Raising the bar on smartphones in the EU

Originally published at: Raising the bar on smartphones in the EU - Fairphone

We have already proven that it is possible to make a smartphone that is more sustainable and better for people and planet. But, you know us, we always aim to improve and encourage others in the industry to follow suit.

What is the next thing we are planning, you ask? We want to influence the review of the EU Ecodesign Directive (2009/125/EC) for mobile phones, cordless phones and tablets – so that smartphones with less environmental impact will be a legal requirement for all manufacturers selling to the EU. As a result of this review, the European Commission has the opportunity to raise the bar and set new rules for the smartphone and tablet industry.

Our mission is to change the electronics industry and influencing the Ecodesign Directive would be a big jump in the transformation we are striving for.

Current status

Current Information and Communication Technology (ICT) CO2 emissions are 5% of the global carbon footprint and that number is expected to rise to 15% by 2040 – smartphones cause 11% of the ICT industry’s share. This large carbon footprint is partly a result of mining and processing the over 50 different materials found in each phone. Since most emissions occur during the production phase, the most important way to reduce that number is to keep our phones much longer than the average 2-3 year lifespan.

Aside from emissions, e-waste is also a huge issue caused by the short average usage time of smartphones. Electronic waste (e-waste) is the fastest growing waste stream on a global scale and is not projected to slow down. Recycling is often presented as the way to solve this issue, however, even if a phone is recycled, only around 30% in weight of the materials can be recovered. Smartphones, which often end up in landfills or incineration plants, cause pollution by emitting hazardous substances into the air and the soil which are harmful to people and the planet. In order to curb the amount of electronic waste that we produce, it is critical to (re)use our phones for much longer!

The responsibility of using our phones longer does not fall squarely on the shoulders of consumers. The context created by the manufacturer doesn’t allow for or incentivize us to use our phones longer. Therefore, the industry must step up to the plate and do its part and create a more sustainable and fairer smartphone to protect people and planet.

The plan

We must make smartphones that last longer, are more durable and are able to be repaired without sending it to the shop! Wait, we already do that! We have proven that all of that is possible and on top of that, we keep software support going for at least five years. Even though we try to encourage more movement in the industry toward offering more sustainable product choices, what if this was not a voluntary commitment but compliance with legislation? The smartphone industry would be on the right track to reducing its large-scale environmental impact and every company would have to innovate their business practices equally.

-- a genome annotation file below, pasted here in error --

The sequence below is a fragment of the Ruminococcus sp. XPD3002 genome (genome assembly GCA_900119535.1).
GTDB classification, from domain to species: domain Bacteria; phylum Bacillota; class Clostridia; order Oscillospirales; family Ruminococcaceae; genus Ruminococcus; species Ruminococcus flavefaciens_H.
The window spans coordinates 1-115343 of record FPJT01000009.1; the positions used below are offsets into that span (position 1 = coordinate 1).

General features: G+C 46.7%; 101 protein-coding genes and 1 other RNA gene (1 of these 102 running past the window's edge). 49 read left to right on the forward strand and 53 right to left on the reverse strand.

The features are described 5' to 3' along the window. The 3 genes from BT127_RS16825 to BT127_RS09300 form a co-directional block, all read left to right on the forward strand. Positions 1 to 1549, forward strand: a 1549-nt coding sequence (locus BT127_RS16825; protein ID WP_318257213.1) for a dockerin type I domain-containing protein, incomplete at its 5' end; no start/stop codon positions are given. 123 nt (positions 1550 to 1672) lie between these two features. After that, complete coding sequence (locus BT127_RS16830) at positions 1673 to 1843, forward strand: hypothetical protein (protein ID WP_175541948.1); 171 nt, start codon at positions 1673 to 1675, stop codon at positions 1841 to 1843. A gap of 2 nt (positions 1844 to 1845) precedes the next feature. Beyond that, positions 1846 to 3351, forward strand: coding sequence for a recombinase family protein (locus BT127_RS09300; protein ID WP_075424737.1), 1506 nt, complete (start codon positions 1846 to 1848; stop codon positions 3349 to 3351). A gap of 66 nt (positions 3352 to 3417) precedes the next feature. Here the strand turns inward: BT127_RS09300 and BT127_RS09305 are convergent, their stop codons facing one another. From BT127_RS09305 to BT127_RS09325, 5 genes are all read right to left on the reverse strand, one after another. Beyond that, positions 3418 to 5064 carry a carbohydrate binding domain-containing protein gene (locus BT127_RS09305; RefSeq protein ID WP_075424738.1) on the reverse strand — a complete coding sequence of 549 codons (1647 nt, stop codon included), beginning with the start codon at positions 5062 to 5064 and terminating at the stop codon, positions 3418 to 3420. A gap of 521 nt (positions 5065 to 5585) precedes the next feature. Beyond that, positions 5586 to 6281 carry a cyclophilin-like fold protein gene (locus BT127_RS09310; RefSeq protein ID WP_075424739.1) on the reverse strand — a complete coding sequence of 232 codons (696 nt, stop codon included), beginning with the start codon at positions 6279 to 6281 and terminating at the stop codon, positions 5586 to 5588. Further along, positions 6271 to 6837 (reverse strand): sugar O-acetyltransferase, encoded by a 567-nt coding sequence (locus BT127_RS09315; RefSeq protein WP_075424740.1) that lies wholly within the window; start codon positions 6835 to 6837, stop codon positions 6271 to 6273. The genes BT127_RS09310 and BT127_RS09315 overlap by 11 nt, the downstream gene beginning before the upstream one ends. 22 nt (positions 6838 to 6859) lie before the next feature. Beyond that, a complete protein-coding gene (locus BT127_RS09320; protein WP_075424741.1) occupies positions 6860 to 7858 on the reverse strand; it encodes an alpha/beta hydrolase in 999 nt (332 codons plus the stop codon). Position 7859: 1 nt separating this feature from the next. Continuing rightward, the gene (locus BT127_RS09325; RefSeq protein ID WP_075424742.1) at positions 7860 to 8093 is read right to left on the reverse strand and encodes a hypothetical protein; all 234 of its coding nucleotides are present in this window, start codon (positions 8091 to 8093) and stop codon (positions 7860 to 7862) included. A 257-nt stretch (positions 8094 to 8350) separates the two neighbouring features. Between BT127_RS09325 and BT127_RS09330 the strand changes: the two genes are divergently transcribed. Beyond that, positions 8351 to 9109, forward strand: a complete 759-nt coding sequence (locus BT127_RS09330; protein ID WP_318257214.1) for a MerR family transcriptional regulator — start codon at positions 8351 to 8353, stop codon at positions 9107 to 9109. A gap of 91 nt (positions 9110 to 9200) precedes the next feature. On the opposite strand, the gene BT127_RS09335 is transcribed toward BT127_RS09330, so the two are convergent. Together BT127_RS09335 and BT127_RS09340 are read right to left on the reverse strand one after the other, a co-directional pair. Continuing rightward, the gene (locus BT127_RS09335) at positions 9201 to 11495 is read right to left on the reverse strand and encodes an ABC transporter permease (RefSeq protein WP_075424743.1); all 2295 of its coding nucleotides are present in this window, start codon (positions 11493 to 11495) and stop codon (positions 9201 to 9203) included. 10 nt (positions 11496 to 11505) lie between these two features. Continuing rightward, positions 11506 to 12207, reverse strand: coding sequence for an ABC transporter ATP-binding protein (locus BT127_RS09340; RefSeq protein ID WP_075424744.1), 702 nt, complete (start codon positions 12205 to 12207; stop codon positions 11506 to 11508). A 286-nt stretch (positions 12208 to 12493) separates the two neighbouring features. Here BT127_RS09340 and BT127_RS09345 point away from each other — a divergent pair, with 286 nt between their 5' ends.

However, there are some loopholes for manufacturers and missing points that need to be addressed before the above could happen. Loopholes, which allow manufacturers to focus on profit without considering the environmental impact of their smartphones and making it increasingly difficult and expensive for consumers to get their phones repaired. Therefore, we would like the European Working Group to close any loopholes and make repairs possible, affordable and accessible for everyone. There is no reason why ordering spare parts should be difficult and expensive. There is no reason why you, as a consumer, shouldn’t be able to repair your own phone.

Our demand

It’s time to demand that we, as consumers, should own all parts of our phone, including the repair, being able to uninstall software updates and having access to spare parts and repair information. It’s time more sustainable smartphones become mainstream and it’s time that consumers and manufacturers demand the same.

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I wonder who works out these figures and what data they use, it all seems rather unconvincing yet it seems so much is based on the idea that we can consume less.

Have been talking about this for half a century and conversely more consumerism seems to be the way each of us goes and with an every increasing population the idea seems more relevant.

But is it ? Many people mouthwash with the words but their income and lifestyle tell a different tale.

The best I have seen is the Fairtrade, which is why I have an FP3, but whereas that may help raise some from a degree of poverty it is an anathema to reducing consumption.

As we reduce our usage of one resource we just use another. It doesn’t really matter what elements we use or if we covert more photons away from vegetation, the biodiversity of the environment can’t recover, it’s gone. So we have zoos and in some of them we have fairtrade.

With respect to this topic, are there any way FP or people like us can influence regulations such that they place more emphasis on more sustainable smartphone design?

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